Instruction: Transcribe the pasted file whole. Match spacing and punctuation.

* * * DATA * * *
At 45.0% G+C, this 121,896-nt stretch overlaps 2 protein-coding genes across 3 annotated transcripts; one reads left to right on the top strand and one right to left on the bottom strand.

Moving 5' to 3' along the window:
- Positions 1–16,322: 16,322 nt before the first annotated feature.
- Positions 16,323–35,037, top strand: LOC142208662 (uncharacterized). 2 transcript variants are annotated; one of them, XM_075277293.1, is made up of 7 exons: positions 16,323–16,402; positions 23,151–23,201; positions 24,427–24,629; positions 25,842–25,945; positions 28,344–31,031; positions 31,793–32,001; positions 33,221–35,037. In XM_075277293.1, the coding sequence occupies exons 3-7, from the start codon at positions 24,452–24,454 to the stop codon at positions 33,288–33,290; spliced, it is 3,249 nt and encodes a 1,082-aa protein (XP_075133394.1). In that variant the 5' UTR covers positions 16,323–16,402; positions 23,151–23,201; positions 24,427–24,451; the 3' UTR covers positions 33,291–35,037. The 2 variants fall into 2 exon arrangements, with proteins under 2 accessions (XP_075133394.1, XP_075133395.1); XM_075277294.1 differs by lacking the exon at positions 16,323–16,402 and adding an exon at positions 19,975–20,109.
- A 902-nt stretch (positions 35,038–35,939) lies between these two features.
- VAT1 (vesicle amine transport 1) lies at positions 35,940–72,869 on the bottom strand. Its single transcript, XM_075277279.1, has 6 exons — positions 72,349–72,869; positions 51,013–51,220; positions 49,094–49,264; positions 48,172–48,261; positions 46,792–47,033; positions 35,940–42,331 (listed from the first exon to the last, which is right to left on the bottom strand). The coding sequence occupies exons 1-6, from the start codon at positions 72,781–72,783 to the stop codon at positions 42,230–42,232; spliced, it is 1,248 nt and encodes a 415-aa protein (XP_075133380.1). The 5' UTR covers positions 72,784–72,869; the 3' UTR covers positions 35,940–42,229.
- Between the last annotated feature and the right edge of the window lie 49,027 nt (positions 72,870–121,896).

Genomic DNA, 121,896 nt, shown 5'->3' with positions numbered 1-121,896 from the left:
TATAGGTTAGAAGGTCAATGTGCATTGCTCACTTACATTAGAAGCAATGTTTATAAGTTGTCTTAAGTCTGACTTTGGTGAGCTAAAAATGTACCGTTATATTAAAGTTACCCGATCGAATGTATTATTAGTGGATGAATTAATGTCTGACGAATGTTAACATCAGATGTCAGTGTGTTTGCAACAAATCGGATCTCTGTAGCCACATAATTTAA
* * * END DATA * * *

At 45.0% G+C, this 121,896-nt stretch overlaps 2 protein-coding genes across 3 annotated transcripts; one reads left to right on the top strand and one right to left on the bottom strand.

Moving 5' to 3' along the window:
- Positions 1–16,322: 16,322 nt before the first annotated feature.
- Positions 16,323–35,037, top strand: LOC142208662 (uncharacterized). 2 transcript variants are annotated; one of them, XM_075277293.1, is made up of 7 exons: positions 16,323–16,402; positions 23,151–23,201; positions 24,427–24,629; positions 25,842–25,945; positions 28,344–31,031; positions 31,793–32,001; positions 33,221–35,037. In XM_075277293.1, the coding sequence occupies exons 3-7, from the start codon at positions 24,452–24,454 to the stop codon at positions 33,288–33,290; spliced, it is 3,249 nt and encodes a 1,082-aa protein (XP_075133394.1). In that variant the 5' UTR covers positions 16,323–16,402; positions 23,151–23,201; positions 24,427–24,451; the 3' UTR covers positions 33,291–35,037. The 2 variants fall into 2 exon arrangements, with proteins under 2 accessions (XP_075133394.1, XP_075133395.1); XM_075277294.1 differs by lacking the exon at positions 16,323–16,402 and adding an exon at positions 19,975–20,109.
- A 902-nt stretch (positions 35,038–35,939) lies between these two features.
- VAT1 (vesicle amine transport 1) lies at positions 35,940–72,869 on the bottom strand. Its single transcript, XM_075277279.1, has 6 exons — positions 72,349–72,869; positions 51,013–51,220; positions 49,094–49,264; positions 48,172–48,261; positions 46,792–47,033; positions 35,940–42,331 (listed from the first exon to the last, which is right to left on the bottom strand). The coding sequence occupies exons 1-6, from the start codon at positions 72,781–72,783 to the stop codon at positions 42,230–42,232; spliced, it is 1,248 nt and encodes a 415-aa protein (XP_075133380.1). The 5' UTR covers positions 72,784–72,869; the 3' UTR covers positions 35,940–42,229.
- Between the last annotated feature and the right edge of the window lie 49,027 nt (positions 72,870–121,896).

Genomic DNA, 121,896 nt, shown 5'->3' with positions numbered 1-121,896 from the left:
TATAGGTTAGAAGGTCAATGTGCATTGCTCACTTACATTAGAAGCAATGTTTATAAGTTGTCTTAAGTCTGACTTTGGTGAGCTAAAAATGTACCGTTATATTAAAGTTACCCGATCGAATGTATTATTAGTGGATGAATTAATGTCTGACGAATGTTAACATCAGATGTCAGTGTGTTTGCAACAAATCGGATCTCTGTAGCCACATAATTTAA